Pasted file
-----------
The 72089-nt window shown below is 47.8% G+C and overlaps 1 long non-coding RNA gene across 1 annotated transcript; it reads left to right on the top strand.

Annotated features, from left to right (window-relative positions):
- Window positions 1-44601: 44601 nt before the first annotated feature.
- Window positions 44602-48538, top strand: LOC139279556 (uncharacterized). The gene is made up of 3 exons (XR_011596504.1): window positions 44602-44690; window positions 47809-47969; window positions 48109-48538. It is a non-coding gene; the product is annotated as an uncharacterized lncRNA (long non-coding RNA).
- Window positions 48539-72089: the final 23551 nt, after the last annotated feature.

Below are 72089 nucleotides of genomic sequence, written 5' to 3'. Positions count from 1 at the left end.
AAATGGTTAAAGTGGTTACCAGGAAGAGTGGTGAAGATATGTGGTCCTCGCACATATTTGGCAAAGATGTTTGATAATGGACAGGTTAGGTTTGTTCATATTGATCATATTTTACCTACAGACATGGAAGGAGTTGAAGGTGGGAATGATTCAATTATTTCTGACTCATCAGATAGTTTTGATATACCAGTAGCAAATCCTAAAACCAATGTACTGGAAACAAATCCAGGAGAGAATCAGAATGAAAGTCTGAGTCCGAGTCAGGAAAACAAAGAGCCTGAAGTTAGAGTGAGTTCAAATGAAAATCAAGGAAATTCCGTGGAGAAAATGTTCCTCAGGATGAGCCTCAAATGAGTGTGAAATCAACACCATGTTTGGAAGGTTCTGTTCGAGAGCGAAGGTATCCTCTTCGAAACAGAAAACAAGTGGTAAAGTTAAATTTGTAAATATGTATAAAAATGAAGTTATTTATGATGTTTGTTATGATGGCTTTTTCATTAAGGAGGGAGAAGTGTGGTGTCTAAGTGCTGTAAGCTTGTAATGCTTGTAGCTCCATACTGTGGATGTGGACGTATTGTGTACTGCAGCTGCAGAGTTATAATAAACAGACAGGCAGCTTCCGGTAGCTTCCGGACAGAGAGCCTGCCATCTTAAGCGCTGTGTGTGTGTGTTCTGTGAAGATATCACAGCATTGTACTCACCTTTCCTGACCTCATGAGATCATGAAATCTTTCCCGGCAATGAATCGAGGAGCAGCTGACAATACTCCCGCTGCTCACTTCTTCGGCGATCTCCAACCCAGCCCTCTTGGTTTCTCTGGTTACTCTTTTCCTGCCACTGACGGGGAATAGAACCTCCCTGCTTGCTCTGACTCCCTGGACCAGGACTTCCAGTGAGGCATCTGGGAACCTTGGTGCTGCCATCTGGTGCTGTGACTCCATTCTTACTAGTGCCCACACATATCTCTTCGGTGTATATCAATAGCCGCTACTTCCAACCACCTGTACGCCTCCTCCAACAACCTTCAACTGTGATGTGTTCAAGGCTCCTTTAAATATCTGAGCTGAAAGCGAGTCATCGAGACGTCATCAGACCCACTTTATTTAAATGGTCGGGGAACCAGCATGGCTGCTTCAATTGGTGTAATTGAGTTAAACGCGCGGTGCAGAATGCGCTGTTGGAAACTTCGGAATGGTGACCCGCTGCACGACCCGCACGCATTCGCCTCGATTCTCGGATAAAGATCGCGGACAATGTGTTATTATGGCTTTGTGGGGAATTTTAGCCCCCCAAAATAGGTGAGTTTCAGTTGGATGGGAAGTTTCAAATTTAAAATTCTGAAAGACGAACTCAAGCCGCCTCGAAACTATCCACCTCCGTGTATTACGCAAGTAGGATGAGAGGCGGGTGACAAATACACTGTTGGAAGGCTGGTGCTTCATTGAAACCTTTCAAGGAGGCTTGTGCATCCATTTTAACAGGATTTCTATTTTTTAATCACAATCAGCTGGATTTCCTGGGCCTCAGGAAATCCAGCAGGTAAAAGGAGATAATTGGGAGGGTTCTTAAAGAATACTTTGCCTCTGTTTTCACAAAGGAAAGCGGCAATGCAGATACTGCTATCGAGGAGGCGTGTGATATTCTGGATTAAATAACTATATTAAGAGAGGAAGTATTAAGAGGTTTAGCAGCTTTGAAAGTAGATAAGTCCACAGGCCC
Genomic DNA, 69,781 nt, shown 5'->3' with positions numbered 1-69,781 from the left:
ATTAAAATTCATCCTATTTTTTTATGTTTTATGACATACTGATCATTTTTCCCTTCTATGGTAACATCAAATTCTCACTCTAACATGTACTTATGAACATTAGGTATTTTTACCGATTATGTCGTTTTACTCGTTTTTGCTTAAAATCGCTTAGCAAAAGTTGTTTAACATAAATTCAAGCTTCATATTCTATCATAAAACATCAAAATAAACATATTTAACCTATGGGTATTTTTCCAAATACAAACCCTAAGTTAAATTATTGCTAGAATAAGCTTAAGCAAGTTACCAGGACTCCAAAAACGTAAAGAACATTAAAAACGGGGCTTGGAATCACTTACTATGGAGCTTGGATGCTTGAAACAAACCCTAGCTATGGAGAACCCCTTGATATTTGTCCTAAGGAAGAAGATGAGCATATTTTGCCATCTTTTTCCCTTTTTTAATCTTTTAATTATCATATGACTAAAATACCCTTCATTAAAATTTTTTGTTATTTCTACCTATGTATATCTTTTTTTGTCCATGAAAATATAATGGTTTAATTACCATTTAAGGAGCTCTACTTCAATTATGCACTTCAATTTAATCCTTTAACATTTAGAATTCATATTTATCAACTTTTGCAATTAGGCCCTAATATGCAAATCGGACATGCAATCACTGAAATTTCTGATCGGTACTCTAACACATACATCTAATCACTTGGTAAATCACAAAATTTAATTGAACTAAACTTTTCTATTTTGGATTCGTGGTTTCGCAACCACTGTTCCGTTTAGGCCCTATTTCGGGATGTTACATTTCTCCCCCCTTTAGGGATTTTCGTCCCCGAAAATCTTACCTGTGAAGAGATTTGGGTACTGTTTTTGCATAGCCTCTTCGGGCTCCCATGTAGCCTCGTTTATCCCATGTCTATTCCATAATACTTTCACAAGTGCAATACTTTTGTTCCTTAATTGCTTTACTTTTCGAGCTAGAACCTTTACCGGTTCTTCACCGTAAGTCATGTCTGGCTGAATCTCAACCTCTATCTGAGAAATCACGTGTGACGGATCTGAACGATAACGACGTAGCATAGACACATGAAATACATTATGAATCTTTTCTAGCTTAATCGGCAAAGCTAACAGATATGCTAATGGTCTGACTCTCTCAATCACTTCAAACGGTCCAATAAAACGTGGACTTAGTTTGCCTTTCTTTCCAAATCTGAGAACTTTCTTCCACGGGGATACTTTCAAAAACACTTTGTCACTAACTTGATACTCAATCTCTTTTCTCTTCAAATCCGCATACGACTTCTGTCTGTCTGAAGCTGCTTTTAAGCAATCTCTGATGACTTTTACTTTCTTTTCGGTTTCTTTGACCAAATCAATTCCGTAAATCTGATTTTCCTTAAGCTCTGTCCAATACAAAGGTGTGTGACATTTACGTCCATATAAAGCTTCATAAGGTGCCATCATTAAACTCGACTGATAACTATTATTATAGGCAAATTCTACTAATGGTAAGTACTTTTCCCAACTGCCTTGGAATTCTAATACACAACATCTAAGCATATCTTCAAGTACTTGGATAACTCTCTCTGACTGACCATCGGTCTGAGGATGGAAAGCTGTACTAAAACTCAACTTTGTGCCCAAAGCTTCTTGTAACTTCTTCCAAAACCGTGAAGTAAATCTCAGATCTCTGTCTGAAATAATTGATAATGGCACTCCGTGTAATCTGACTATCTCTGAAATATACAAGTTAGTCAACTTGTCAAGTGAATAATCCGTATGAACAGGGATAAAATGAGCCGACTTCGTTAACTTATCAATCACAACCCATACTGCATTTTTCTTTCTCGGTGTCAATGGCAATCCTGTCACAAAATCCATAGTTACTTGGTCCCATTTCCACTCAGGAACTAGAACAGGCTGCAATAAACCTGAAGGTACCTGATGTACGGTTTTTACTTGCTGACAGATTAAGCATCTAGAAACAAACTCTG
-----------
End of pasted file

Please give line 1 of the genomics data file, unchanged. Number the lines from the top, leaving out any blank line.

The 72089-nt window shown below is 47.8% G+C and overlaps 1 long non-coding RNA gene across 1 annotated transcript; it reads left to right on the top strand.